MDA said slowdowns in two space programs will lead to fewer revenues in Q3, during financial results released Friday (Aug. 12). But the company emphasized that it is working on guidance for 2023 and that the overall space market is strong, along with MDA’s customer base.
MDA is one of Canada’s largest space contractors and its importance flows to the number of prime Canadian programs it supports, along with the number of subcontractors in its ecosystem. As such, officials said the company’s core business plan remains robust even though a few programs are suffering unexpected issues; other programs remain on schedule and MDA is working to position itself for other work, officials said while releasing the results.
Two major programs saw delays in Q2 for reasons that MDA said are largely outside its control. Security clearances associated with Canadarm3 subcontracts “resulted in slower than planned ramp up during the quarter; these logistical issues have now been largely addressed,” CEO Mike Greenley said during a phone call with analysts.
As for the other matter, ongoing delays with Telesat’s Lightspeed constellation induced by delays from prime builder Thales Alenia Space, MDA chose to remove the program’s contribution to the fiscal 2022 outlook in anticipation that revenues will not be available in this fiscal year. “We remain an active discussions with Telesat to support evolving program requirements and are confident MDA is positioned to support the program,” Greenley said.
The company revised its outlook to say that Q3 2022 revenues will grow by 40 percent to 50 percent compared by last year.
Capital expenditures will remain the same at $180 million to $220 million due to spending on CHORUS satellites, which is generating a lot of customer interest during early-stage development due to analytics and viewing capabilities, according to MDA. Another contract, the Canadian Surface Combatant program for the government, is proceeding well.
“We remain confident in MDA’s ability to support these programs by contributing our innovative and proven technology and expertise,” Greenley said.
The company pointed to the awards of two major contracts as signals of market interest in MDA technology among new customers that will diversify revenues: the U.S. Space Development Agency’s Tranche 1 Transport Layer LEO constellation for missile detection and warning, and a contract from Axiom Space (which is building modules for the International Space Station and an eventual commercial space station) related to Canadarm3 interfaces.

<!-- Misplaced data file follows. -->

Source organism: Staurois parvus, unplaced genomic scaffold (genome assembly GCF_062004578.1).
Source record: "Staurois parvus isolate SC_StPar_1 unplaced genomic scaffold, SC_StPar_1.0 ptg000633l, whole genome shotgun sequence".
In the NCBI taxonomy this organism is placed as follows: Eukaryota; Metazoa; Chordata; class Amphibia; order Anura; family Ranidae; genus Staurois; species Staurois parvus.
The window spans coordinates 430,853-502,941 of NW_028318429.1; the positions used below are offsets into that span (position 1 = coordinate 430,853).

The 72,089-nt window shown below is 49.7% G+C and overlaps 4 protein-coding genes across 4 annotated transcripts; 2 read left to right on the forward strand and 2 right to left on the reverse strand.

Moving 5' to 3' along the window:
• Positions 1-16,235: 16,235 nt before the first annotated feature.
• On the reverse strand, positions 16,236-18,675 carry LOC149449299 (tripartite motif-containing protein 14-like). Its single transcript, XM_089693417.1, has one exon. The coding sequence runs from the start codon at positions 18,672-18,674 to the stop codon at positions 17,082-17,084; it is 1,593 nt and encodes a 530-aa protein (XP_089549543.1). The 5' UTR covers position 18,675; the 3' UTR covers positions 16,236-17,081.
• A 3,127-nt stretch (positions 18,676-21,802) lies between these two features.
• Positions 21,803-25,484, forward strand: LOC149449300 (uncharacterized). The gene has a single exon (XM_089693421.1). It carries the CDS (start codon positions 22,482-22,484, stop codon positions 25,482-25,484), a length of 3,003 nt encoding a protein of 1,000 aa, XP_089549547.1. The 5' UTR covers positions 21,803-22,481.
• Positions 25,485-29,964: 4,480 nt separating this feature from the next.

Larger market trends are also playing in MDA’s favour, according to Greenley. Space manufacturing, while still in an early stage, is being investigated seriously and creating awards for MDA to do proofs of concept. Satellite launches are accelerating across the industry, while Canada is seeing the NASA-backed Artemis Accords to govern space exploration internationally continuing to see partners added (there are more than 20 now.)
Satellite systems, Greenley said, are creating “good activity levels” in especially low Earth orbit constellations, which MDA is seeing through two recent contracts with defence primes – antennas and related electronics for Lockheed Martin (for the Tranche 1 contract) and another with York Space Systems for antennas, related to a space security program. MDA is also the prime contractor for Globalstar’s LEO constellation.
“Going forward, our priorities remain unchanged: strong focus on execution and varying opportunities in our pipeline, and expanding our leadership in core markets while maintaining strong profitability and a healthy balance sheet to help us fund our growth initiatives,” Greenley said.
Consolidated revenues for Q2 2022 were $154.7 million, an increase of $28 million (22%) over last year due to higher revenues in robotics and space operations, and MDA’s satellite systems businesses. Gross profit in Q2 was ($51.4 million), a $6.8 million (15.2%) boost over 2021, due to higher work volume.